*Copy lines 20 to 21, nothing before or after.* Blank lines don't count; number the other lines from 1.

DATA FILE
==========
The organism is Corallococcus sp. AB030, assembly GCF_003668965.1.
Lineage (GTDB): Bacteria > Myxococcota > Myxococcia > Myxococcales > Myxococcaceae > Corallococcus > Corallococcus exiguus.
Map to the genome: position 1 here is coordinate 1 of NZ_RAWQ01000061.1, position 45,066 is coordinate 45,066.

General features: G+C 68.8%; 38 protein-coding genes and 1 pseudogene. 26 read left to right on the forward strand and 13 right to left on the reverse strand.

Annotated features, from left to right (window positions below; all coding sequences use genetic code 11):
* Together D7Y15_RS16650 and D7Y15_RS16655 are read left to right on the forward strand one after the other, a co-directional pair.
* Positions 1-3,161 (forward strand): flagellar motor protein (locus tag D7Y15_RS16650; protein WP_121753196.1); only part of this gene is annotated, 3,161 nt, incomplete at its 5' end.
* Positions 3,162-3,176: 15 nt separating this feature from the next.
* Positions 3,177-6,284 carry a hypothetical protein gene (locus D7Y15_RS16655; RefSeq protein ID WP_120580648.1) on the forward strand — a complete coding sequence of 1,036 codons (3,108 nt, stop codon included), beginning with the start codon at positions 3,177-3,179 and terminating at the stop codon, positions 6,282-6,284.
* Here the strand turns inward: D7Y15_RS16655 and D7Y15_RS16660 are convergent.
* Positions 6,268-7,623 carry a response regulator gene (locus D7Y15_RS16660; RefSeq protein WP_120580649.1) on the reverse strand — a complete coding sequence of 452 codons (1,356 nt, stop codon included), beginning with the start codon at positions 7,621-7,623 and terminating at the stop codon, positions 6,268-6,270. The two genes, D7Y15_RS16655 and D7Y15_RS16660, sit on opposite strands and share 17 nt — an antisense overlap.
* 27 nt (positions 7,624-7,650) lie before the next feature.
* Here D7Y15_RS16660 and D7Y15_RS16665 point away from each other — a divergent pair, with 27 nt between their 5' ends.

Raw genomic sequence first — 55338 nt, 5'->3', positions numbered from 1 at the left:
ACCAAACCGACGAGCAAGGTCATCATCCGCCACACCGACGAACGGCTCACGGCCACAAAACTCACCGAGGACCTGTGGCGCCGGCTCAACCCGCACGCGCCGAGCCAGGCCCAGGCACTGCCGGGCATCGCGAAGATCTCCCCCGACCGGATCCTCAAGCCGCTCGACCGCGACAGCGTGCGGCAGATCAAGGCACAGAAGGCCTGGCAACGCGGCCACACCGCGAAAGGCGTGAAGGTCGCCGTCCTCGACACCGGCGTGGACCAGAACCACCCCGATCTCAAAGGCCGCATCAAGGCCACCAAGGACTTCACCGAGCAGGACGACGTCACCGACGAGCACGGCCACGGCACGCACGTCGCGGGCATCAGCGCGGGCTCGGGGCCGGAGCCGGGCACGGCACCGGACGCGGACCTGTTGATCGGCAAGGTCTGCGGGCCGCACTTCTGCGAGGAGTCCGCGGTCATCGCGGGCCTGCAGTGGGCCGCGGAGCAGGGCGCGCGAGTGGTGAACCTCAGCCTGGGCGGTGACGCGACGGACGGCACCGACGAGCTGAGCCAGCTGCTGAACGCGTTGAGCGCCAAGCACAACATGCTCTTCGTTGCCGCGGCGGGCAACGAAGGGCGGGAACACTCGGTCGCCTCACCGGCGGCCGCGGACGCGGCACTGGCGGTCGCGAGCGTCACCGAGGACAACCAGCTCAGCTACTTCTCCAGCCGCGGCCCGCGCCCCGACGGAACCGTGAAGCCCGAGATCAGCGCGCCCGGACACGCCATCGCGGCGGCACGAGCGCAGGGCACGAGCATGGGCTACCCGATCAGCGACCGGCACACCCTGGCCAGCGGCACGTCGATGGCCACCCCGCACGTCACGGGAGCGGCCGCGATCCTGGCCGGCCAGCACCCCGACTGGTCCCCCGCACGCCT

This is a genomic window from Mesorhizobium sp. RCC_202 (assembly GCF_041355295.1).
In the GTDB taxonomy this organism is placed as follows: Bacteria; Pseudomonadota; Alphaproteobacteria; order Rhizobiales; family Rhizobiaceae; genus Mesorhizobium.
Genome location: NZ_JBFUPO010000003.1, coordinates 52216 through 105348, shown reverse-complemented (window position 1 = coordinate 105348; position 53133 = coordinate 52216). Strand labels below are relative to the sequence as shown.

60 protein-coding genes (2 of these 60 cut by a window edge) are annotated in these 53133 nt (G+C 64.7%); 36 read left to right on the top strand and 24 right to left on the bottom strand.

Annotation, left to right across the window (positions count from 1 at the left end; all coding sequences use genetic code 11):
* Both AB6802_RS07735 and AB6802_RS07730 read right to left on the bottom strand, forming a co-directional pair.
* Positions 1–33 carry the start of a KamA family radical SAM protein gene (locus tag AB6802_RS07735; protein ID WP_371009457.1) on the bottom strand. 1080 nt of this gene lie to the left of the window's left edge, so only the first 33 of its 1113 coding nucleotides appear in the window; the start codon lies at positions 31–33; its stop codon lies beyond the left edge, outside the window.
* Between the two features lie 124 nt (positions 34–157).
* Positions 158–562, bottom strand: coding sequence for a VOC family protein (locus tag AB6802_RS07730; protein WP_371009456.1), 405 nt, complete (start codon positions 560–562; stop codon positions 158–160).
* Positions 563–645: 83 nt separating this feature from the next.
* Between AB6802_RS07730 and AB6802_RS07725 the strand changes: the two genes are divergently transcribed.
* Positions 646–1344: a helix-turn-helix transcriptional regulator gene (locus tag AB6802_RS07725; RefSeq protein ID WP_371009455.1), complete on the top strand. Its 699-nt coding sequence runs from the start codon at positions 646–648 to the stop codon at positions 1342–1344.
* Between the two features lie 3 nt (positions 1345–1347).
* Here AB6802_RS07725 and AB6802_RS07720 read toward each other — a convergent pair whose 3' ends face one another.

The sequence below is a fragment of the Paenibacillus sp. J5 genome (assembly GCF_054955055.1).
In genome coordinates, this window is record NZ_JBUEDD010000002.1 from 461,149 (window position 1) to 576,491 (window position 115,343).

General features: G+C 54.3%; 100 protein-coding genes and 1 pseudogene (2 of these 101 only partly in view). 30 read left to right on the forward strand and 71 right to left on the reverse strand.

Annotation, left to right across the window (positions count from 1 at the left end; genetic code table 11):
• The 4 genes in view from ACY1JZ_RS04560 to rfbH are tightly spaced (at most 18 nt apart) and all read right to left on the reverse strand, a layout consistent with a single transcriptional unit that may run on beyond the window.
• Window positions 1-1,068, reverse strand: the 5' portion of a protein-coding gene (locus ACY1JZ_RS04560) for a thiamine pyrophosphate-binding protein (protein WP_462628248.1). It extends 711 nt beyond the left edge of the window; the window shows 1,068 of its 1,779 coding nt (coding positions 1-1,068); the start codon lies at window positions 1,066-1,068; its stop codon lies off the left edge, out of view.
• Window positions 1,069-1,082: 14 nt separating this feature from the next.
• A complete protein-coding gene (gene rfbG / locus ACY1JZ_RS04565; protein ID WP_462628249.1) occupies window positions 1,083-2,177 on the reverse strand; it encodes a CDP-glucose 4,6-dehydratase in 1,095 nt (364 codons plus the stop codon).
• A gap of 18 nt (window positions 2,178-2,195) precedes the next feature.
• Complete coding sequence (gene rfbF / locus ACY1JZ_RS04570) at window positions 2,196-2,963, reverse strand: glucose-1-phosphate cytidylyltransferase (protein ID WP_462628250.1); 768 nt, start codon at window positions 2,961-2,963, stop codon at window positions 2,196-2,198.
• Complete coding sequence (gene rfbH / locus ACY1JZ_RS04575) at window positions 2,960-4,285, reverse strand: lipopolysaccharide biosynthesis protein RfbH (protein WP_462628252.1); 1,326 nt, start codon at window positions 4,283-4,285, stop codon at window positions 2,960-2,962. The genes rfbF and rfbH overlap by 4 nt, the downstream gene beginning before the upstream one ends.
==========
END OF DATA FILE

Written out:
Annotation, left to right across the window (positions count from 1 at the left end; all coding sequences use genetic code 11):
* Both AB6802_RS07735 and AB6802_RS07730 read right to left on the bottom strand, forming a co-directional pair.